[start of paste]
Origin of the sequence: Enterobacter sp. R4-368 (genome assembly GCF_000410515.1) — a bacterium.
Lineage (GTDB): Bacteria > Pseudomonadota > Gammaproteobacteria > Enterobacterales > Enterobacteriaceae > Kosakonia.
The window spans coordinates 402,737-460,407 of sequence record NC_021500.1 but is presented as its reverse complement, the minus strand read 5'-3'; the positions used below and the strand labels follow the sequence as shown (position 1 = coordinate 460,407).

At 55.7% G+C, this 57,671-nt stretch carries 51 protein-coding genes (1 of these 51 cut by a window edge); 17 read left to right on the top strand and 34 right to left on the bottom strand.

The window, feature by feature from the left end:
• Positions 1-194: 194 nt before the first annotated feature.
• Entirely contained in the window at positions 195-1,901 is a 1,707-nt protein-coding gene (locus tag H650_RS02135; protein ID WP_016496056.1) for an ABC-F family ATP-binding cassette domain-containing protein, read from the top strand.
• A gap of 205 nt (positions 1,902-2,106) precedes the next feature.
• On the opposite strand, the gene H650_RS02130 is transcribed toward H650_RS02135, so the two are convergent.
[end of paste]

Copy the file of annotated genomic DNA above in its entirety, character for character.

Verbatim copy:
Origin of the sequence: Enterobacter sp. R4-368 (genome assembly GCF_000410515.1) — a bacterium.
Lineage (GTDB): Bacteria > Pseudomonadota > Gammaproteobacteria > Enterobacterales > Enterobacteriaceae > Kosakonia.
The window spans coordinates 402,737-460,407 of sequence record NC_021500.1 but is presented as its reverse complement, the minus strand read 5'-3'; the positions used below and the strand labels follow the sequence as shown (position 1 = coordinate 460,407).

At 55.7% G+C, this 57,671-nt stretch carries 51 protein-coding genes (1 of these 51 cut by a window edge); 17 read left to right on the top strand and 34 right to left on the bottom strand.

The window, feature by feature from the left end:
• Positions 1-194: 194 nt before the first annotated feature.
• Entirely contained in the window at positions 195-1,901 is a 1,707-nt protein-coding gene (locus tag H650_RS02135; protein ID WP_016496056.1) for an ABC-F family ATP-binding cassette domain-containing protein, read from the top strand.
• A gap of 205 nt (positions 1,902-2,106) precedes the next feature.
• On the opposite strand, the gene H650_RS02130 is transcribed toward H650_RS02135, so the two are convergent.